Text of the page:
Removable versus implant dentures: You take out removable dentures each night to clean them. Implant dentures are installed permanently with surgery that embeds them in your jaw. Removable dentures are typically much less expensive than implant dentures.
Ask a dentist or prosthodontist to evaluate your potential need for dentures and to estimate the cost, which will help you decide on a Medicare Advantage plan or private dental insurance.
What Medicare Advantage may cover
What private or group dental insurance may cover
So Where Should You Go For Dental Coverage
Medicare Advantage plans, which are private health insurance plans, cover everything that Medicare Parts A and B cover, and some of them also offer dental benefits. Many cover routine preventive care, such as cleanings, X-rays, and regular exams, either partially or in full. You may also find coverage for things like extractions, root canals, dentures, crowns, fillings, and treatment for gum disease.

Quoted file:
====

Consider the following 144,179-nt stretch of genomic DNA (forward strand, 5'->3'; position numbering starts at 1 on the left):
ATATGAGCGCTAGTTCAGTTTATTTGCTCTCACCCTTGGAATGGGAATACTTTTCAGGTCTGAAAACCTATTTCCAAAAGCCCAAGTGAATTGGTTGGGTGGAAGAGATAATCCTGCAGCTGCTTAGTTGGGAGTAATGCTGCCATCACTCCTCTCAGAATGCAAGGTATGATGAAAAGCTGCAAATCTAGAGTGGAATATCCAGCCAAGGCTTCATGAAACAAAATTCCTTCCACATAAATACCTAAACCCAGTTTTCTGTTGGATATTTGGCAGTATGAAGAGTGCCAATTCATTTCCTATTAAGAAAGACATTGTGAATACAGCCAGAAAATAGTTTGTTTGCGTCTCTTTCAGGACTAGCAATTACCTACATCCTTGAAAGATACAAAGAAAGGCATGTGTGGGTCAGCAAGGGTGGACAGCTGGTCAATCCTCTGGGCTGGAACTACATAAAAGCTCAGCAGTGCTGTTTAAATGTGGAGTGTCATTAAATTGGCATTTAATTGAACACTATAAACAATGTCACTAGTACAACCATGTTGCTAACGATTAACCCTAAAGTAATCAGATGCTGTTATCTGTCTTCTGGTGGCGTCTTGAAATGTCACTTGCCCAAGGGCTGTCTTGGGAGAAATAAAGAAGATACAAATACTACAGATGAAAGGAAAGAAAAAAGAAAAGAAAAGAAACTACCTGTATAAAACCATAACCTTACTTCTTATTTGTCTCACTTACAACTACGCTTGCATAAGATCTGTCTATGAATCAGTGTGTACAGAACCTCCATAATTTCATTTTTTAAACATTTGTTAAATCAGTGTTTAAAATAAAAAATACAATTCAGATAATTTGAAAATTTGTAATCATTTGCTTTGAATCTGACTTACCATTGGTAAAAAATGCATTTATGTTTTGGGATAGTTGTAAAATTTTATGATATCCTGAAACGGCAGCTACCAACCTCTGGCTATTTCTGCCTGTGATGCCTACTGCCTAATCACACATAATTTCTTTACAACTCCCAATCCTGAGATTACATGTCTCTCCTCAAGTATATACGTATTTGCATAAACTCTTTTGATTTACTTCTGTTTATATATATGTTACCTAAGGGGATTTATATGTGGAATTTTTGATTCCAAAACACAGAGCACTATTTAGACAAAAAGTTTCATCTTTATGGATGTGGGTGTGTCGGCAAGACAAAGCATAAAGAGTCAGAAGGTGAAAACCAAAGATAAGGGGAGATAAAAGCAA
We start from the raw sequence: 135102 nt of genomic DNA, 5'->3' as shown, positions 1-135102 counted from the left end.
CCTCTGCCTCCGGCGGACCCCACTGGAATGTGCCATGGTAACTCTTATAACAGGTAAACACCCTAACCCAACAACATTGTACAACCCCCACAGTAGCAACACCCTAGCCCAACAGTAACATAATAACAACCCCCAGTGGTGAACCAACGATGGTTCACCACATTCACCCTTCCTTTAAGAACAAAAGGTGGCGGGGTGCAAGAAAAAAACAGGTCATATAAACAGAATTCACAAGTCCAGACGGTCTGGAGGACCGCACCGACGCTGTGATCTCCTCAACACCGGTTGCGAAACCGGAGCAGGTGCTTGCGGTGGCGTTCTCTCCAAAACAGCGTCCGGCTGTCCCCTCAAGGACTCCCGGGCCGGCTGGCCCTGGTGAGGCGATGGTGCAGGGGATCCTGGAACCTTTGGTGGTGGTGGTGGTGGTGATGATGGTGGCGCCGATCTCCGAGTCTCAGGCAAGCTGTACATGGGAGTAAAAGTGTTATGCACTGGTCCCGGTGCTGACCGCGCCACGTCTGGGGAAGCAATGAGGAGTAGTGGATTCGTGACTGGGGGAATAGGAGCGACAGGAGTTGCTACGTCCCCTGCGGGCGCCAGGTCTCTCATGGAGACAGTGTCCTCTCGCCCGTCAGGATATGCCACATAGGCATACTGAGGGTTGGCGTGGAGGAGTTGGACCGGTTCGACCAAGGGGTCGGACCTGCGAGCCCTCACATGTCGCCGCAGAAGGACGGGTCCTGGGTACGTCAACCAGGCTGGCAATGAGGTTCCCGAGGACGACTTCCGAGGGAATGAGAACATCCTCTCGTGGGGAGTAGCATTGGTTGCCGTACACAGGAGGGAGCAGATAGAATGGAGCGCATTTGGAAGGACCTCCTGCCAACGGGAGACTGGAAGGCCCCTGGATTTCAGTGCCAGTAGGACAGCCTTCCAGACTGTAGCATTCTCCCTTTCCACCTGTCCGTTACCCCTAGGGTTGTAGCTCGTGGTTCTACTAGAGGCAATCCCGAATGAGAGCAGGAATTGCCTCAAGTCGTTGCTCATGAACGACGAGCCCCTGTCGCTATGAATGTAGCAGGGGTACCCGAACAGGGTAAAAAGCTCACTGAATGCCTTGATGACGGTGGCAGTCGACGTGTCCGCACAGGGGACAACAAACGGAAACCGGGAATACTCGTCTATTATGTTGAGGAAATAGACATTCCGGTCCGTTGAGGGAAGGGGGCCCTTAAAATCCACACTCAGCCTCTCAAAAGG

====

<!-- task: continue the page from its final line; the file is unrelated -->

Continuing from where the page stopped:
Like other private health insurance plans, Medicare Advantage plans come in a variety of types, including HMO and PPO plans, as well as private fee-for-service plans. And Medicare Advantage plans generally have a monthly premium in addition to the premium for Medicare Part B, which is $144.60 in 2020.
But there are some disadvantages to Medicare Advantage plans, such as a more limited list of approved doctors and hospitals. So make sure you understand what youre getting. You will also need to use a dentist in the Medicare Advantage network, so if you have a dentist you like, check to see if they are in the network. Compare costs and benefits for plans in your area before buying. You can search for a plan using Medicares Plan Finder.
Otherwise, if you stick with Medicare as your primary insurance, youll need to get separate dental insurance or pay for dental care out of pocket. You can check the costs of private dental plans using a broker site online.